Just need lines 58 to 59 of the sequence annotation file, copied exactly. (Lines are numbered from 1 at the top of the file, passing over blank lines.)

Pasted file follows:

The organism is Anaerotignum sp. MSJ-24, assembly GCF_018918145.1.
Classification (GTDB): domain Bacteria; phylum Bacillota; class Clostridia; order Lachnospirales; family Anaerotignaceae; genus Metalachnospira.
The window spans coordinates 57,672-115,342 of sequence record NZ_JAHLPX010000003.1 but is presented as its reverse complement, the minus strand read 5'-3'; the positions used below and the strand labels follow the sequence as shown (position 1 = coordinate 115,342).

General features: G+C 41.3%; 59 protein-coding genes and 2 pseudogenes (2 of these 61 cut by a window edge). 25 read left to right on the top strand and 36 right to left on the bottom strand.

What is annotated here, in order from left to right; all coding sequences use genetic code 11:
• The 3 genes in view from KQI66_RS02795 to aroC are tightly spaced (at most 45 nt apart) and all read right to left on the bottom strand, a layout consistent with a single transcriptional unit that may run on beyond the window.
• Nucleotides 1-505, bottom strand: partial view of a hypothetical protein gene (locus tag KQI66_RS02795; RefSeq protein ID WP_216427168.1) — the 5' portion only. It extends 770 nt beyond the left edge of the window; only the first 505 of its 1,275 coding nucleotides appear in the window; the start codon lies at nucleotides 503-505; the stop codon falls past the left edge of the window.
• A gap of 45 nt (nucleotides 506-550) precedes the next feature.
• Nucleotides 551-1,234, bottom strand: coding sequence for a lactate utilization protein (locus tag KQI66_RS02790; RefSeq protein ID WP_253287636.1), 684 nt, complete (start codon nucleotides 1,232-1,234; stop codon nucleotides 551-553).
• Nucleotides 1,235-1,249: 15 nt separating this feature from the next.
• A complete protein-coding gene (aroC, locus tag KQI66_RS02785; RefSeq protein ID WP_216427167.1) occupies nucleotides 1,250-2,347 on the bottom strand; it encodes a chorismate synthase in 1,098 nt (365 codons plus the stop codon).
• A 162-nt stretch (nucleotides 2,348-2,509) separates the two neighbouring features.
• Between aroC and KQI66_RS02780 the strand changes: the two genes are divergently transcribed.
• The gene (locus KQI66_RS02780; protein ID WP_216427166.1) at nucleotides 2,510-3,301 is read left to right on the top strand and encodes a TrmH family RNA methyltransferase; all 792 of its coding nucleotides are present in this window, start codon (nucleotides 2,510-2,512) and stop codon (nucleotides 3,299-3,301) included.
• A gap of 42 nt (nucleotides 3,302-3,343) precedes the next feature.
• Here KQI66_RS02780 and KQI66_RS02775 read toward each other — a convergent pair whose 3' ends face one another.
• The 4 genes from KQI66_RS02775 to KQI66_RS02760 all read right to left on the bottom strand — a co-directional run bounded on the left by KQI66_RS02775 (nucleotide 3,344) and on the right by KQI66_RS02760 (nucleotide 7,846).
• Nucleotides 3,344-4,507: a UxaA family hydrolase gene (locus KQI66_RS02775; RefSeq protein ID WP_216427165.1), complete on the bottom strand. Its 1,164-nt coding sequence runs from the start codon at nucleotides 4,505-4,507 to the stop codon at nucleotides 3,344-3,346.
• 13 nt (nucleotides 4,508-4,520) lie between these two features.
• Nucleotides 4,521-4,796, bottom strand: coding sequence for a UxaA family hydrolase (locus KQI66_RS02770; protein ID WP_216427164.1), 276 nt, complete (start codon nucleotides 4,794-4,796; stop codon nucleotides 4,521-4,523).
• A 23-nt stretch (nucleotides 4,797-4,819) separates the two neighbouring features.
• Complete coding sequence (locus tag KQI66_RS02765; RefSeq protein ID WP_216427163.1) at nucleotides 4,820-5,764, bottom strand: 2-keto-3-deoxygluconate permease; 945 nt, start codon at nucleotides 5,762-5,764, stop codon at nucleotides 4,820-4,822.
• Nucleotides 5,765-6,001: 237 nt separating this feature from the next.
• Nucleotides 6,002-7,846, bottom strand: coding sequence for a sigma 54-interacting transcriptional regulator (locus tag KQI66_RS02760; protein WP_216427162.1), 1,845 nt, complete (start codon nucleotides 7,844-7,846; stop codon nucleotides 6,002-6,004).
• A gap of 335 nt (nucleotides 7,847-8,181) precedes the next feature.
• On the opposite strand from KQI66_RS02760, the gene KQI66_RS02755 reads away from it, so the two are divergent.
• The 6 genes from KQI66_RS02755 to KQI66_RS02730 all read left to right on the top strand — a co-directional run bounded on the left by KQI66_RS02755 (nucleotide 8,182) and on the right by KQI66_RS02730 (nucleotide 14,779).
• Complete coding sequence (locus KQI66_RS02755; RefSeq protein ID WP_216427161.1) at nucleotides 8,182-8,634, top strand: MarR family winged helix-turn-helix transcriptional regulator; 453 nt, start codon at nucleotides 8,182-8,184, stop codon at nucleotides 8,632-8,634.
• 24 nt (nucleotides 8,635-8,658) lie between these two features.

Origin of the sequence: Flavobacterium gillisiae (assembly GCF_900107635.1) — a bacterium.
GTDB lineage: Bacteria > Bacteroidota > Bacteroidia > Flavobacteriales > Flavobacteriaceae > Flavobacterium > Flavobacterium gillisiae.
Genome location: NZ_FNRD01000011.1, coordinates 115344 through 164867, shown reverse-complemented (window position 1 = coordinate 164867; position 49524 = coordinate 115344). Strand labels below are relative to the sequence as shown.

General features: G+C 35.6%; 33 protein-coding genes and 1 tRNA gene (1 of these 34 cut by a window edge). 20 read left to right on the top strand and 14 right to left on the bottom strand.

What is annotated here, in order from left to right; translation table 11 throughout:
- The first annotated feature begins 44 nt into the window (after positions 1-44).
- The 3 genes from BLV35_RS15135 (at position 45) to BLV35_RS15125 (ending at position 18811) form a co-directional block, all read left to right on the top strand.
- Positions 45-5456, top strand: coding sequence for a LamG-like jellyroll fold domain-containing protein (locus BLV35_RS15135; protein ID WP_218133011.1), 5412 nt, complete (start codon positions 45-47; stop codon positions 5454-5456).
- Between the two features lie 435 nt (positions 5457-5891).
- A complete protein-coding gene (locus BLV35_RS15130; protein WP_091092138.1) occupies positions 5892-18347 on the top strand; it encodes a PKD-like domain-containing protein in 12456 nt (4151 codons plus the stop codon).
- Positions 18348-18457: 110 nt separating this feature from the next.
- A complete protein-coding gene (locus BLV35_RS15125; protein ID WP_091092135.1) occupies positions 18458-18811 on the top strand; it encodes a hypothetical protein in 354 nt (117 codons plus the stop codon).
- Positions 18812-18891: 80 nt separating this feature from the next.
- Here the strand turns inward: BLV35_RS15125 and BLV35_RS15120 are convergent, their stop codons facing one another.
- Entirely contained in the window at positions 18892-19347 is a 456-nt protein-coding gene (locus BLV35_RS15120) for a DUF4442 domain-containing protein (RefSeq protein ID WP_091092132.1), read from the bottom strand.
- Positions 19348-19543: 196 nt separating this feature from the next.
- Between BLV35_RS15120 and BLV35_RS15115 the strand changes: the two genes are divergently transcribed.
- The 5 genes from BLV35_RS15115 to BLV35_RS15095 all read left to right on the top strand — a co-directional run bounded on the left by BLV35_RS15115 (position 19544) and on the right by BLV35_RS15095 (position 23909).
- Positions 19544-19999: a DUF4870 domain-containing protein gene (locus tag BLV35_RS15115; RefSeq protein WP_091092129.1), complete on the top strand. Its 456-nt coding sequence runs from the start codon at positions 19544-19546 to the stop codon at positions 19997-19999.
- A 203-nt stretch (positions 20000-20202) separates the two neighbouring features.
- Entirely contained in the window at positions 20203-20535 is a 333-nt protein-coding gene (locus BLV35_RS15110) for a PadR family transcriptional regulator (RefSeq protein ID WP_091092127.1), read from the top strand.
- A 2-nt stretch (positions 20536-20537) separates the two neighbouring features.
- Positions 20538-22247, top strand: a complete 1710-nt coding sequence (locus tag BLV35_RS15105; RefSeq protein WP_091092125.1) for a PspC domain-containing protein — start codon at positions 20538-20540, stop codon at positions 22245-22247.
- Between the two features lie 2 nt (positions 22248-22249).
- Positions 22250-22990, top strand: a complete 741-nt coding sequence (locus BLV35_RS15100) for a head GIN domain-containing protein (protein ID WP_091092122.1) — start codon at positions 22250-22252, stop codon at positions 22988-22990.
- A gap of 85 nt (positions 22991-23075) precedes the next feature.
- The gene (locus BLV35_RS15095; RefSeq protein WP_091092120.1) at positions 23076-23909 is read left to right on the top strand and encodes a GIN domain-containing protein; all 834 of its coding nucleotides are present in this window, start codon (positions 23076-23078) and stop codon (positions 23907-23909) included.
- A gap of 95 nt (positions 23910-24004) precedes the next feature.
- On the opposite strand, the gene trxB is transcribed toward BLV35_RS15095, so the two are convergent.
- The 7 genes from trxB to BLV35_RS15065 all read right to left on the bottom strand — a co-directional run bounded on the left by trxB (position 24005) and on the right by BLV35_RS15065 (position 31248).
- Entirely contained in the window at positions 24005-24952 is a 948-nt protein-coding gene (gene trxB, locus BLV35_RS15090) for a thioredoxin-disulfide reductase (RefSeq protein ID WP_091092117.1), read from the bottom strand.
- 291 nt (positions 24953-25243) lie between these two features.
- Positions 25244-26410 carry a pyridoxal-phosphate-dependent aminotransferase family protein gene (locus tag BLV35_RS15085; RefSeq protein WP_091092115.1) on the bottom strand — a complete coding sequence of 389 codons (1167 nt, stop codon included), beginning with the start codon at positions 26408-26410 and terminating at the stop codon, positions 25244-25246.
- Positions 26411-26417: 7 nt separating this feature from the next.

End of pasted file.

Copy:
- On the opposite strand, the gene trxB is transcribed toward BLV35_RS15095, so the two are convergent.
- The 7 genes from trxB to BLV35_RS15065 all read right to left on the bottom strand — a co-directional run bounded on the left by trxB (position 24005) and on the right by BLV35_RS15065 (position 31248).